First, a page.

American Airlines (AAL) regained its position as the leading airline of the the U.S. airline industry after merging with U.S. Airways. The following are the key highlights of the merger.
American Airlines has overtaken Delta to become the largest U.S. airline both in terms of domestic revenue passenger miles (or RPMs) as well as capacity after it merged with U.S. Airways in December 2013.
American’s domestic market share by RPM is ~20%, compared to Delta’s (DAL) 17%. American’s share in domestic capacity is ~26%—the highest among its legacy peers. The top six airlines in the U.S. include American (AAL), Delta (DAL), United (UAL), Southwest LUV), and JetBlue (JBLU). Together, they account for ~78% of the U.S. domestic market share by passenger traffic. Investors can gain exposure to these stocks through ETFs such as the SPDR S&P Transportation ETF (XTN) that hold more than 40% of their portfolio in airlines.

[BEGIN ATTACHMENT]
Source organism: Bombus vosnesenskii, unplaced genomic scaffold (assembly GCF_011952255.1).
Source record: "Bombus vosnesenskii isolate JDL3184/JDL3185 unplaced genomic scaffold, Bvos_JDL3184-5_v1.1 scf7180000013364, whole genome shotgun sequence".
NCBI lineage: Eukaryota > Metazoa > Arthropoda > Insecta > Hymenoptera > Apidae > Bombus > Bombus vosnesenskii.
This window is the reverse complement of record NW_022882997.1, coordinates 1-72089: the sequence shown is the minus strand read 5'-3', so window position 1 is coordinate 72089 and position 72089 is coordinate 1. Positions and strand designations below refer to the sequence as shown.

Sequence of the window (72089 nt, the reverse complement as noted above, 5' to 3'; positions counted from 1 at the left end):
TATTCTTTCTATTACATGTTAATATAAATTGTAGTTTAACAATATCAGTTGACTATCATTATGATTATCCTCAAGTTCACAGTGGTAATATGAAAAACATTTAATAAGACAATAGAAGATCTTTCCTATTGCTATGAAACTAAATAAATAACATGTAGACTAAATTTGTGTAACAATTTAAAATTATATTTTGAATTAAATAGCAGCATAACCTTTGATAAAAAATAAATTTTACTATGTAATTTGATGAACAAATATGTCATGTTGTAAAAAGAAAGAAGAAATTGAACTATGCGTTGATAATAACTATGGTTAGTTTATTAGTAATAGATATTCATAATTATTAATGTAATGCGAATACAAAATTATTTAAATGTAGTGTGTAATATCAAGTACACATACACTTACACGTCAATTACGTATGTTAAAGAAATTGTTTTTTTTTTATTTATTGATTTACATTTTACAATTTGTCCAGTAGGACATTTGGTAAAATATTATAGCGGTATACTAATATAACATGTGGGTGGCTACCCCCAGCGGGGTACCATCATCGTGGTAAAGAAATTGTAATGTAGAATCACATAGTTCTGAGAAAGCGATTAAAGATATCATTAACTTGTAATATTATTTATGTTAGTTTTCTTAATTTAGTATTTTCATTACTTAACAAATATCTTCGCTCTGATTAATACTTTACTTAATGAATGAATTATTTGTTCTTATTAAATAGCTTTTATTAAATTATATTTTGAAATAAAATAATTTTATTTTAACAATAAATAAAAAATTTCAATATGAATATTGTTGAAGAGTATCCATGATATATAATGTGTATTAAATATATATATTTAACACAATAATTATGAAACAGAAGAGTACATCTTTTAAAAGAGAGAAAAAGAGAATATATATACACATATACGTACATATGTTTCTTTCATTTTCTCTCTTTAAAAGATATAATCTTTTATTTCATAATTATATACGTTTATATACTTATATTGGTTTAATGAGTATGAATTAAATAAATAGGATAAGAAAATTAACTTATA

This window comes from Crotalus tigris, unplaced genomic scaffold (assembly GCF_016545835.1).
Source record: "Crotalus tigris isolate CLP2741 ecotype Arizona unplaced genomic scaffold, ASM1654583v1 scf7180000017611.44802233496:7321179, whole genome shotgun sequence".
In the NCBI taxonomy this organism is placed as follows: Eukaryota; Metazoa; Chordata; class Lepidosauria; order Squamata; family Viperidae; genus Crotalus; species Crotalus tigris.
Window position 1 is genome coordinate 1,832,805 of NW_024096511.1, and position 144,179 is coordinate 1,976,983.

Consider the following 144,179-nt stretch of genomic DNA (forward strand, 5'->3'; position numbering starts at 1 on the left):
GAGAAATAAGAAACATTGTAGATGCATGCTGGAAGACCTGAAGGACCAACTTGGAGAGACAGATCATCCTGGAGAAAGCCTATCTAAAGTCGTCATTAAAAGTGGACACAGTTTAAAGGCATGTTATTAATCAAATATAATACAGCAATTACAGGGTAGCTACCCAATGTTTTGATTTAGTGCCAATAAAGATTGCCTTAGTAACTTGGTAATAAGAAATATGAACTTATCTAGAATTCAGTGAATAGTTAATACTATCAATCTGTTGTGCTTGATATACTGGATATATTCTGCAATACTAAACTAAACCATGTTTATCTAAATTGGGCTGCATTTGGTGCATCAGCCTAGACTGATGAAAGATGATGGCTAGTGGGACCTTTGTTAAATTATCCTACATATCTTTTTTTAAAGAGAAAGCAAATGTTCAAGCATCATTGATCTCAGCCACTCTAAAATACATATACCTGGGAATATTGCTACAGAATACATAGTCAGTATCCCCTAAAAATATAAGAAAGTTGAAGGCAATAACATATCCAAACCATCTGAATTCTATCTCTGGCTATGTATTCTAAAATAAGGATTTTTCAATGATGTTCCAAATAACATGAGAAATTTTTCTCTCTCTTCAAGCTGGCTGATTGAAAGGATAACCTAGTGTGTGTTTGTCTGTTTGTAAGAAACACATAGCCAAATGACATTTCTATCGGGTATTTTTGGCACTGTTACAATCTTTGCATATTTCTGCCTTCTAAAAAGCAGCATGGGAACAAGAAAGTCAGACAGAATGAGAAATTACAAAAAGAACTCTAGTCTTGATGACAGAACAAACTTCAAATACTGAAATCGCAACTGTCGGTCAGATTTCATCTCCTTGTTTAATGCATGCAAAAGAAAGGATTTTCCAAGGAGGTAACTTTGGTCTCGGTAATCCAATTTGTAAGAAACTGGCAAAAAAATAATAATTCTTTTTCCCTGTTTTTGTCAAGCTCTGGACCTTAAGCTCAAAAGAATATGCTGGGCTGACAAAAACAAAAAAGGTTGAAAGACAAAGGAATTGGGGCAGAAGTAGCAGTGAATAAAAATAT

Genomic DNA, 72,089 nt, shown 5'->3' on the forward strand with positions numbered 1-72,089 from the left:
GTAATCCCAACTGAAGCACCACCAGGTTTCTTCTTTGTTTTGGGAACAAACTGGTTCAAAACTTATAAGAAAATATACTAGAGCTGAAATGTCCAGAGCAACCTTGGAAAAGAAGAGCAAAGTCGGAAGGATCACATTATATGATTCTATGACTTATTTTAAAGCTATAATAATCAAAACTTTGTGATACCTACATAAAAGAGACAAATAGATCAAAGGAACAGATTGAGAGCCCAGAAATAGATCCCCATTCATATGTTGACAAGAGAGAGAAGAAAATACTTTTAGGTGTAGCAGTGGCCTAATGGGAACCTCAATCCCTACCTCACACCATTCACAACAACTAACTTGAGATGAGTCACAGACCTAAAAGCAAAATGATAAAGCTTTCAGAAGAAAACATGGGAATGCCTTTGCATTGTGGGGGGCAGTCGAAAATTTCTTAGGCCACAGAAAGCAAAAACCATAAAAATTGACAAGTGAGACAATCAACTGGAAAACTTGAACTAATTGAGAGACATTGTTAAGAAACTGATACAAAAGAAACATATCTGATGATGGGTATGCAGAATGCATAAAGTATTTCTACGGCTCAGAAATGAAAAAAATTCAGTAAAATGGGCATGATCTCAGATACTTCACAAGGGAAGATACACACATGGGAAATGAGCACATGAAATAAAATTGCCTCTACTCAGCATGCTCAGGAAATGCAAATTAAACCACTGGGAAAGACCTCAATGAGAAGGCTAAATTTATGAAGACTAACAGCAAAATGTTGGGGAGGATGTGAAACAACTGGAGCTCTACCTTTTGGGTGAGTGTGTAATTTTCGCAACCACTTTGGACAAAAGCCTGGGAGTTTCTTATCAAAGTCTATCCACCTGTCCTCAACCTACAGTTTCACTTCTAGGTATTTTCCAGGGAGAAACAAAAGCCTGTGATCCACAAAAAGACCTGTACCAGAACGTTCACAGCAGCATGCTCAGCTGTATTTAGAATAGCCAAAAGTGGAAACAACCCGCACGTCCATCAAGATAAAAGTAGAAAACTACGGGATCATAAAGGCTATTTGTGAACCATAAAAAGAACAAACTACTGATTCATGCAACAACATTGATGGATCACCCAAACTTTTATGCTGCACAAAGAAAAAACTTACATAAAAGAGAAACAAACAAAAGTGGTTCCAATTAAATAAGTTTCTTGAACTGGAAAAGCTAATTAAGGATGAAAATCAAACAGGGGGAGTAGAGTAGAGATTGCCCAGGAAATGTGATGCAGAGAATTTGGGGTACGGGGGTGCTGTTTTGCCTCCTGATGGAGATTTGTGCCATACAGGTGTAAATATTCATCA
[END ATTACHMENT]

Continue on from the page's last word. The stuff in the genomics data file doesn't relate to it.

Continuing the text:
The merger integration has been smooth so far, as the company was able to combine operations in 80 airports. On Monday (October 20, 2014), the company announced that it has successfully integrated 154 facilities in the cargo division—the first division to be fully integrated. The expected network and cost synergies from the merger are $1,050 million.
After the merger, the company’s performance has improved substantially. American was able to grow its revenue by 5.6% despite weather-related challenges in the first quarter. The second quarter’s profit of $1.5 billion was supposed to be the best result in the company’s history.
This success has renewed investors’ confidence in the company, leading to the ~80% share price increase in just 138 trading days. This was primarily due to operational improvements of the merged entity and the smooth progress of the merger integration. You can learn more about U.S. airline industry consolidation and restructuring and merger synergies in the U.S. airline industry on the Market Realist site.